Hawaii was the first state to publish a comprehensive aquaculture development plan in 1979. The State followed the plan by establishing of an Aquaculture Development Program for implementation and to provide research funding and critical support services to the industry. Commercial production has increased over 40 times to $22M (wholesale value) since 1979 and research and technology transfer activities contribute another $10 to 12M each year to the economy.
Today, world aquaculture is on track to be the dominant producer of aquatic protein early in the 21st century. The Hawaii industry has accepted the challenge to be part of that progress by providing cutting edge research, technical training, degree education, and consulting expertise for key species and production systems. The State also seeks to provide a venue for international conferences to further industry communication.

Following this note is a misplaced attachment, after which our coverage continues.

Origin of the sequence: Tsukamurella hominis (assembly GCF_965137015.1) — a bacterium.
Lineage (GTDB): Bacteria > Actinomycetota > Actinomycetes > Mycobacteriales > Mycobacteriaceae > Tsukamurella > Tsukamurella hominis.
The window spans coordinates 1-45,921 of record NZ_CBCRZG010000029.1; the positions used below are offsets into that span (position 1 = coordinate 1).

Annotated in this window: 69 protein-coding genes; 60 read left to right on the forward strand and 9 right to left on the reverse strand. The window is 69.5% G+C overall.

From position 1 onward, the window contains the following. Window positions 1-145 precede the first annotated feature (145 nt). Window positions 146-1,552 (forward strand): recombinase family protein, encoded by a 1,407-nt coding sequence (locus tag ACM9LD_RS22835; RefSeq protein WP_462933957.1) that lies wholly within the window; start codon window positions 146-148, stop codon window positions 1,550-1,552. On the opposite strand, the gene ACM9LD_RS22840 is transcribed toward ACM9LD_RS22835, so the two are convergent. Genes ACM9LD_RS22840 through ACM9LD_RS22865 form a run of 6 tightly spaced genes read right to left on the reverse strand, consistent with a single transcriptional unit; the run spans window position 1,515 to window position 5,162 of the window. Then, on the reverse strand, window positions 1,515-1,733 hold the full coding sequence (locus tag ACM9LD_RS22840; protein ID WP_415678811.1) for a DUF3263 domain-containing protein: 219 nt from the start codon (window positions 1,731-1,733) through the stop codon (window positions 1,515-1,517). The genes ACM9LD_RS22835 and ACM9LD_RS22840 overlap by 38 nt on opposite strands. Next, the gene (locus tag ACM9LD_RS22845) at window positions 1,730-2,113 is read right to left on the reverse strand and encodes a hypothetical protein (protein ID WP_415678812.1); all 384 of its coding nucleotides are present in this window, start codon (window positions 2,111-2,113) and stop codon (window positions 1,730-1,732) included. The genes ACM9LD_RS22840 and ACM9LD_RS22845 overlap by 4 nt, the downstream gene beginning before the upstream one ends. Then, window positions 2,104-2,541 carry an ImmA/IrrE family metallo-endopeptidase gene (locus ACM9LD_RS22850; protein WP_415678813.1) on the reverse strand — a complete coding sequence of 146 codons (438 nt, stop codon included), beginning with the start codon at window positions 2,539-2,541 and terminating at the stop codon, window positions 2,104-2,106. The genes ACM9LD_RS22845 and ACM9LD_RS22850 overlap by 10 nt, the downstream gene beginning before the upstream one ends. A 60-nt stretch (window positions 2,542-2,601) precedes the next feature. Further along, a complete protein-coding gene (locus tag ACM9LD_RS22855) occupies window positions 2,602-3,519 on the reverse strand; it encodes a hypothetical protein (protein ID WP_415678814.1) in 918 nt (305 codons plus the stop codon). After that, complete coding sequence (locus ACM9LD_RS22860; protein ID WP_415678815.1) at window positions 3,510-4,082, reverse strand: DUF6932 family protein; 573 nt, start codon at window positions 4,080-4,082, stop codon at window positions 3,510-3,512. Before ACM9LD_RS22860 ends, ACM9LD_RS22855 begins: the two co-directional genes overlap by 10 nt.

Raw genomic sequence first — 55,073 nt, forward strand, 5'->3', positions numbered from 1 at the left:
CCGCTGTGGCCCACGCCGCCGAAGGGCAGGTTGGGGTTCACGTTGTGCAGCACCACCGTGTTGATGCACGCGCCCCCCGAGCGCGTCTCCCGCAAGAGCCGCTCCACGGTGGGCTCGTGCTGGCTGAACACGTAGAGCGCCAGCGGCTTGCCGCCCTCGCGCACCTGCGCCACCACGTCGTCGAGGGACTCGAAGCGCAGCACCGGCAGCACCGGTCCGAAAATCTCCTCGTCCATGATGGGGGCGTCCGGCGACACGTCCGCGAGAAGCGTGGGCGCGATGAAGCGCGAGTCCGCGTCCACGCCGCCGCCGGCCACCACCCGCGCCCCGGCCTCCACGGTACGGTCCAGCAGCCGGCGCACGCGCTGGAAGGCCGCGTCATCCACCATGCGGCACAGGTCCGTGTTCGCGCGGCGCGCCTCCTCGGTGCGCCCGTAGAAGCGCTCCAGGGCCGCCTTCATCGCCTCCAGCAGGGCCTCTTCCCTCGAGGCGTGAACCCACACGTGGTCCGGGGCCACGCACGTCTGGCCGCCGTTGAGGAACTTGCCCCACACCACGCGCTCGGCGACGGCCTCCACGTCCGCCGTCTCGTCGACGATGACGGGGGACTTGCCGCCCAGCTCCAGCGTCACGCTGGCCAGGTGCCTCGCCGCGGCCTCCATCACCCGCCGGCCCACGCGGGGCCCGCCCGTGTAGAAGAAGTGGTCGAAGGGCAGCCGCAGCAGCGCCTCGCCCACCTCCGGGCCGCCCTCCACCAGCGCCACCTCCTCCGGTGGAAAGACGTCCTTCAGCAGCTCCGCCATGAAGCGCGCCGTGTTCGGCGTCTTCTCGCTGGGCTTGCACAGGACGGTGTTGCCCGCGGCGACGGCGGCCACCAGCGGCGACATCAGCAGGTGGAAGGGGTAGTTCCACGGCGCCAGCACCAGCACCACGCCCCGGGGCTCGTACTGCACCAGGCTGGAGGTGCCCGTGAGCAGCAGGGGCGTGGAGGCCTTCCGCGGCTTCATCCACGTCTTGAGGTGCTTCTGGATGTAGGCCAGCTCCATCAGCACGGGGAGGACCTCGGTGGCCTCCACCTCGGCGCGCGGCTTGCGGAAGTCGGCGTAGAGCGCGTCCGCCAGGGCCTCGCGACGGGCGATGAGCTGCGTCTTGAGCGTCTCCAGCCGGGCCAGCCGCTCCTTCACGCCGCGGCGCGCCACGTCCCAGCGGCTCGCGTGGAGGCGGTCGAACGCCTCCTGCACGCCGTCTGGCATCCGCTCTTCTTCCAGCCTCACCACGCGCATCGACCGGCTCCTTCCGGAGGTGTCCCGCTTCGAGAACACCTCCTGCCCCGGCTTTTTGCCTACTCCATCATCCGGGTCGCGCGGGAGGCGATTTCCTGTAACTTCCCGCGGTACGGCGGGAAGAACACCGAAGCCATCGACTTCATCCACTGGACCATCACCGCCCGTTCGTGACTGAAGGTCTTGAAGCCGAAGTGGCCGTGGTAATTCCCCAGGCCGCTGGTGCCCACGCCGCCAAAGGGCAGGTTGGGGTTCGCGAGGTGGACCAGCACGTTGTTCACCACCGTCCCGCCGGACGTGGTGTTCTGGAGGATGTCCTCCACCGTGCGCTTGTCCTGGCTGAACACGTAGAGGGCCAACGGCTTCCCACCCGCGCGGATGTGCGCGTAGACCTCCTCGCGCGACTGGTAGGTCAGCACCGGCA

Most exciting, Hawaii's 20-plus years of industry planning and development has led to six target product areas for further expansion: high value seafoods; microalgae for food and specialty chemicals; macroalgae for food and specialty chemicals; disease-free broodstock and seed; freshwater and marine aquarium species; and open-ocean production of fish and shellfish. To help these segments to collectively grow aquaculture into a major industry, the Islands possess competitive advantages: abundant natural resources, sophisticated infrastructure and expertise in the public and private sectors, political stability, geographic isolation for biosecurity and geographic placement between the two largest seafood importers.